It has a lovely, dignified name—Queen Anne's Lace. It's also called Wild Carrot. But it is the source of an annoying little bur that experts call Beggars Lice. Each of the little white flowers will eventually turn into a hard, fuzzy, rice-shaped bur that will attach itself to you, your clothes, and your dog's fur and collar. The burs usually form in June.
The plants shown above—notice how they cozy up to the poison ivy in the lower right-hand corner—are growing along the creek-side path, right under the Live Oak with the abandoned treehouse. In previous years, this plant grew everywhere in Dog Park. Matt (Jigs and Ollie) started a one-man eradication program; he literally pulled up by hand every plant that grew in the south field of the Park. The year before that, the state agency had stopped mowing the Dog Park fields, and the entire park was overgrown with Wild Carrot. That summer, I was taking care of a Chow Chow named Zedra while her owner was in the hospital. Zedra was an undisciplined and devious dog, even a little masochistic. She spent much of her time with Roma and me plotting Roma's overthrow as alpha dog in our household. (I did not think it was comical at the time, but looking back, I see that it was like Daffy Duck trying to unseat Bugs Bunny as the most beloved Warner Bros. cartoon character. "Duck season!" "Rabbit season!" "Rabbit season!" "Duck season!" Blam! When I returned from taking Zedra back to her owner, Roma turned her back to me. Her thought balloon read, "You need to think about what you have done!") Anyway, Zedra discovered that I would have to spend an inordinate amount of time with her if she hurled herself into the beggars lice at Dog Park. Her fine, silky Chow fur was a magnet for the burs. As a result, I would have to spend 45 minutes every evening picking them out—and it was no picnic for her because the burs snagged and caught the brushes and combs I used. Several times I had to take scissors and snip out chunks of bur-encrusted fur. She looked a little lopsided when I returned her to her owner a month later.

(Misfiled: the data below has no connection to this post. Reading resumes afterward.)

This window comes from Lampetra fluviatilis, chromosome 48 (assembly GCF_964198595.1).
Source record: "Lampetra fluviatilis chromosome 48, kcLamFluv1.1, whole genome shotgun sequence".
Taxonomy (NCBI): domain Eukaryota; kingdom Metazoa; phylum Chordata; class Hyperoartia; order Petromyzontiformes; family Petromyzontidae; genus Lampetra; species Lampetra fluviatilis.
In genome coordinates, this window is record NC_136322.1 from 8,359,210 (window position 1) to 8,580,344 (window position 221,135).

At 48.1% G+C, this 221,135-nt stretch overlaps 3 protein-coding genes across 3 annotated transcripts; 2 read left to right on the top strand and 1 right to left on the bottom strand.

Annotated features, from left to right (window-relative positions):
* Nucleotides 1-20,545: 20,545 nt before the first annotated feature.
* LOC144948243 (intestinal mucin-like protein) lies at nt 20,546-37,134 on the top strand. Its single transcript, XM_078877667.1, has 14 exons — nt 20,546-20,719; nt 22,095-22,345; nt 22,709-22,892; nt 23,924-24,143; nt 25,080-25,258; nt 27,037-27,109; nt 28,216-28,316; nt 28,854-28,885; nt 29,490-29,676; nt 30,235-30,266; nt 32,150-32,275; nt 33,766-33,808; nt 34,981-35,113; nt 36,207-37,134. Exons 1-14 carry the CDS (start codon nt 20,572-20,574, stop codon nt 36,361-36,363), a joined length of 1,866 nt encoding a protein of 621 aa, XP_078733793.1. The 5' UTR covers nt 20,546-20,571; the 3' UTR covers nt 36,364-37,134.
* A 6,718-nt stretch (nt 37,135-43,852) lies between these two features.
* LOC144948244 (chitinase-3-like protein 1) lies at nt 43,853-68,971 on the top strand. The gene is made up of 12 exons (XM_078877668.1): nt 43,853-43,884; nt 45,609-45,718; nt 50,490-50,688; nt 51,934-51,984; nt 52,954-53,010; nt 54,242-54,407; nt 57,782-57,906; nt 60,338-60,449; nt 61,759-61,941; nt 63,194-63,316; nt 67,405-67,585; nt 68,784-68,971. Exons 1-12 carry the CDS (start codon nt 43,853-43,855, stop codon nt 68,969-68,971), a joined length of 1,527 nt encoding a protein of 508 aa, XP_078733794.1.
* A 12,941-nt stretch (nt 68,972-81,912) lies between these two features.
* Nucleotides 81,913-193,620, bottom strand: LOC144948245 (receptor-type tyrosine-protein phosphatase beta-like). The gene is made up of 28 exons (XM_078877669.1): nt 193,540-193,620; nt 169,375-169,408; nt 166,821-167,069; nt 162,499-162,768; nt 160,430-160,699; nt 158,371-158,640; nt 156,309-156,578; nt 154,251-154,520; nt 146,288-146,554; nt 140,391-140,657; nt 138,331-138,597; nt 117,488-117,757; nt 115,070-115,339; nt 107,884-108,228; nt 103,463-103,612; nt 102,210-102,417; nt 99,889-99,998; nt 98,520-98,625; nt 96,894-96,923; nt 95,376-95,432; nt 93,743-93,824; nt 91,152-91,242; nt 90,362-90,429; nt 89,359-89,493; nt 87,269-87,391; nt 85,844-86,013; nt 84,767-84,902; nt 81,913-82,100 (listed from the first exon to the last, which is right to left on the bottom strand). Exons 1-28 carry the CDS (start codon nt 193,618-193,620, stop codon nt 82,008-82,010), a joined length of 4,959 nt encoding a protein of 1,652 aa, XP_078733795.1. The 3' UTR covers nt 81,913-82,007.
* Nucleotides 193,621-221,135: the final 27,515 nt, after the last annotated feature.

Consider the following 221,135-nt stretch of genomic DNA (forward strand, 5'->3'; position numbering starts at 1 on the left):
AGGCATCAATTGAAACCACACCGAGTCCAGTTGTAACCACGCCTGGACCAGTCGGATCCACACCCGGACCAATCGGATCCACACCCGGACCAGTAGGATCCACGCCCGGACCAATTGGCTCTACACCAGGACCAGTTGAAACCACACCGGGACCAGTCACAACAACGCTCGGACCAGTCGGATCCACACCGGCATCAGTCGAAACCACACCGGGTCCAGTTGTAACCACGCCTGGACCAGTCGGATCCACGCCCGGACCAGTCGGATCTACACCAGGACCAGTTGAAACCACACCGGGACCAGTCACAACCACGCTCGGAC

The upside is that beggars lice, unlike spear grass or sand burs (I saw a plant with ripe, juicy ones the other day), do not maim or pierce the skin. They just suck.